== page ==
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CAN YOU TELL ME, how many transmission mount bushings are there? I have a 33 and only see one bushing under the tail of my transmission. I can not seem to find a replacement bushing and it seems there is only 1 bushing, can someone advise on if there are more I am not seeing? 

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I’m not sure if the 33 Floating Power setup is the same as my 32 - for your sake I hope not.  There is a photo of the rear of my transmission (actually the free wheeling extension of the tranny) on page 52 of this thread.  Are you calling the rubber Floating Power mount a bushing?  If that is the case my rear rubber mount is attached to the free wheeling case by four bolts, two on each side, and attached to the removable frame cross member by two bolts.  The only way to get it off is to remove the transmission by unbolting the bolts on the bellhousing and the four bolts that hold on the cross member.  Be sure to support the rear of the engine at the bellhousing so that you don’t crush the rubber pad on the removable cross support.  There are detailed photos of all this earlier in this thread.  If you could post a shot or two of your transmission, I can tell you if you have the same setup.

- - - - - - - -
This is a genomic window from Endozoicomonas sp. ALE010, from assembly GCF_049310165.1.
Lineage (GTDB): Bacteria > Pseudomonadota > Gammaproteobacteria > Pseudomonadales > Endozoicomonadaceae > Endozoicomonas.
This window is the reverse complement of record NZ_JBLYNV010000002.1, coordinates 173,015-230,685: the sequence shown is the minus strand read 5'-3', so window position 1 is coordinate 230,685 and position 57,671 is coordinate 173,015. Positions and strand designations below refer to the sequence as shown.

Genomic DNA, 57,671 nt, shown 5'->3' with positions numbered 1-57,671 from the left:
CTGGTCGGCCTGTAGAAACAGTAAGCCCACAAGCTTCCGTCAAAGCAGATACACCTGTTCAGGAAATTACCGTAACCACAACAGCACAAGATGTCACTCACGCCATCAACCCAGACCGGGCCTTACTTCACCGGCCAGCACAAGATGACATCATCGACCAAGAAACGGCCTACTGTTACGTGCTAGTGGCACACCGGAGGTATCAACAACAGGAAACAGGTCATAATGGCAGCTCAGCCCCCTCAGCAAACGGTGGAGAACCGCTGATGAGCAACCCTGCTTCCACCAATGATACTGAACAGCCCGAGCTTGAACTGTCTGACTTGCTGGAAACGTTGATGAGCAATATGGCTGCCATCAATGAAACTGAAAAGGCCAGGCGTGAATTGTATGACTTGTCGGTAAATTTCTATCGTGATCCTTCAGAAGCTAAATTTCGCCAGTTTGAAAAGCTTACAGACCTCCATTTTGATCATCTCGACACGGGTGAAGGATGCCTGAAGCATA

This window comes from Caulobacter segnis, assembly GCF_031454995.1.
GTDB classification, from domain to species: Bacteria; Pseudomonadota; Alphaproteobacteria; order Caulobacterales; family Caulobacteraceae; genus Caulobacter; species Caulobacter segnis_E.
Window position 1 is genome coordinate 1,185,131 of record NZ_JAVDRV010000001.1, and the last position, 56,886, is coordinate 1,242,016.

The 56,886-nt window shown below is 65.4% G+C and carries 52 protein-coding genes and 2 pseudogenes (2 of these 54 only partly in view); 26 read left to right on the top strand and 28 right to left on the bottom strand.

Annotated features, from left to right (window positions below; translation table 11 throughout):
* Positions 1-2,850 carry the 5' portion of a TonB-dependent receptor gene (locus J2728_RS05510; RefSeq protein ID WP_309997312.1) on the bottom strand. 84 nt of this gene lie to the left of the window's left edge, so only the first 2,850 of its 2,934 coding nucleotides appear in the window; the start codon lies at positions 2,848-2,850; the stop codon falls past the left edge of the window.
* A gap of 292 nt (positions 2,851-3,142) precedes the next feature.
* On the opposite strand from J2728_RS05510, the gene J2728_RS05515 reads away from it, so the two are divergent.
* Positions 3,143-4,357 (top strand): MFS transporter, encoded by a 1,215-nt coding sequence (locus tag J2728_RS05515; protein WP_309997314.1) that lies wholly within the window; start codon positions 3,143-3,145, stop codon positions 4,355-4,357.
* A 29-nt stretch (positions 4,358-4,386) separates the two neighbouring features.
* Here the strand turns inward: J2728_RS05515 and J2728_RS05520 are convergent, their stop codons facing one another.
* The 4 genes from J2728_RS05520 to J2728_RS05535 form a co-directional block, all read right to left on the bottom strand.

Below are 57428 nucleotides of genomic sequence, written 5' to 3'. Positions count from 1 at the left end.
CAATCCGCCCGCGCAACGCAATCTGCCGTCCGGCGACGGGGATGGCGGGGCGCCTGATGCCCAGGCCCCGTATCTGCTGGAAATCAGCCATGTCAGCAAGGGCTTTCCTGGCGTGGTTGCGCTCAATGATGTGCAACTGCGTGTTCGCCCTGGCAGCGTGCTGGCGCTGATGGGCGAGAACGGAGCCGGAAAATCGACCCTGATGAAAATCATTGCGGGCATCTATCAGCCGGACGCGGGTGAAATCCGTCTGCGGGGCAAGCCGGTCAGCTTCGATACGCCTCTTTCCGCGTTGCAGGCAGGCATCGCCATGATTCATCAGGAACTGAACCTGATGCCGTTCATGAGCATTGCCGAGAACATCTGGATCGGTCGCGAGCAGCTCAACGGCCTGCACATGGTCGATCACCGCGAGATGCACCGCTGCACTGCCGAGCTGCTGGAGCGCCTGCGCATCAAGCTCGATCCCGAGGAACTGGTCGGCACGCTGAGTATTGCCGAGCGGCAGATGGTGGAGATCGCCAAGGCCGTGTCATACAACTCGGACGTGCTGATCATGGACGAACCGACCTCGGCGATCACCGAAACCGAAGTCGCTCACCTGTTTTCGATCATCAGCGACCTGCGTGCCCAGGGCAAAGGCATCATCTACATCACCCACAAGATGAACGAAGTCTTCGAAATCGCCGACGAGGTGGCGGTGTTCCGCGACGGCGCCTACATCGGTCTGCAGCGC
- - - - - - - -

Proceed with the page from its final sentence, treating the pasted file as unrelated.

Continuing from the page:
My my car has only one rubber support at the rear of the transmission..  Then and Now Automotive can revulcanize your mounts.  They did all three of mine.   This is also discussed and illustrated earlier in this thread.

Edited by Taylormade (see edit history)

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My sealing washers arrived and I installed one on the shaft clamp bolt on my transmission.  Since I can fill the transmission without reinstalling the freewheeling extension, I filled the transmission case and moved on to other projects.  I’ll see if any leaks develope over the next few weeks.  If all goes well, I’ll put everything back together - hopefully for the final time.

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As I'm repairing my transmission leak, crawling under the car, I noticed many of the bare metal parts I had painted clear were rusty as all get out.  Either i forgot to paint some of this stuff, or the paint did a crummy job of protecting things.  Take the freewheeling lever, for instance.  This was shiny and bright last fall.